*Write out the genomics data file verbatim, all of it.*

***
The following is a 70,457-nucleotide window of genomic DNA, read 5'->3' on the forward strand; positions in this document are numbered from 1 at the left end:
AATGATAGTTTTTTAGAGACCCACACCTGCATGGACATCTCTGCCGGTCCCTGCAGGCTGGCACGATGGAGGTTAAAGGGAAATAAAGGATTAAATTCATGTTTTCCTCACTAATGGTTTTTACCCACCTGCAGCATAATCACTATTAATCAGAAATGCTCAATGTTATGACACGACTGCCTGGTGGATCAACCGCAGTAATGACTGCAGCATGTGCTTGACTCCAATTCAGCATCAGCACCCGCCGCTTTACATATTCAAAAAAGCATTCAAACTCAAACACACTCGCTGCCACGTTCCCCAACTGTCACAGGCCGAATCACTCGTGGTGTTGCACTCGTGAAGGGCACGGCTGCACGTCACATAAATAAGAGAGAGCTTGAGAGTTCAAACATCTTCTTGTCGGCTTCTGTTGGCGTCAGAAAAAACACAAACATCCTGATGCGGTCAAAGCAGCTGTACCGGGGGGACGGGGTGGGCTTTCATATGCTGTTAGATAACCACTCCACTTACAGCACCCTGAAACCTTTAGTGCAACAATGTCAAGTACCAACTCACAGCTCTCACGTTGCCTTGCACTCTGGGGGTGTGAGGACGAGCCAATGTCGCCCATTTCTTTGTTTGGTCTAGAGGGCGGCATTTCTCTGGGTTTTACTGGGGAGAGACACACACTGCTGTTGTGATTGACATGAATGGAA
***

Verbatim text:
The following is a 70,457-nucleotide window of genomic DNA, read 5'->3' on the forward strand; positions in this document are numbered from 1 at the left end:
AATGATAGTTTTTTAGAGACCCACACCTGCATGGACATCTCTGCCGGTCCCTGCAGGCTGGCACGATGGAGGTTAAAGGGAAATAAAGGATTAAATTCATGTTTTCCTCACTAATGGTTTTTACCCACCTGCAGCATAATCACTATTAATCAGAAATGCTCAATGTTATGACACGACTGCCTGGTGGATCAACCGCAGTAATGACTGCAGCATGTGCTTGACTCCAATTCAGCATCAGCACCCGCCGCTTTACATATTCAAAAAAGCATTCAAACTCAAACACACTCGCTGCCACGTTCCCCAACTGTCACAGGCCGAATCACTCGTGGTGTTGCACTCGTGAAGGGCACGGCTGCACGTCACATAAATAAGAGAGAGCTTGAGAGTTCAAACATCTTCTTGTCGGCTTCTGTTGGCGTCAGAAAAAACACAAACATCCTGATGCGGTCAAAGCAGCTGTACCGGGGGGACGGGGTGGGCTTTCATATGCTGTTAGATAACCACTCCACTTACAGCACCCTGAAACCTTTAGTGCAACAATGTCAAGTACCAACTCACAGCTCTCACGTTGCCTTGCACTCTGGGGGTGTGAGGACGAGCCAATGTCGCCCATTTCTTTGTTTGGTCTAGAGGGCGGCATTTCTCTGGGTTTTACTGGGGAGAGACACACACTGCTGTTGTGATTGACATGAATGGAA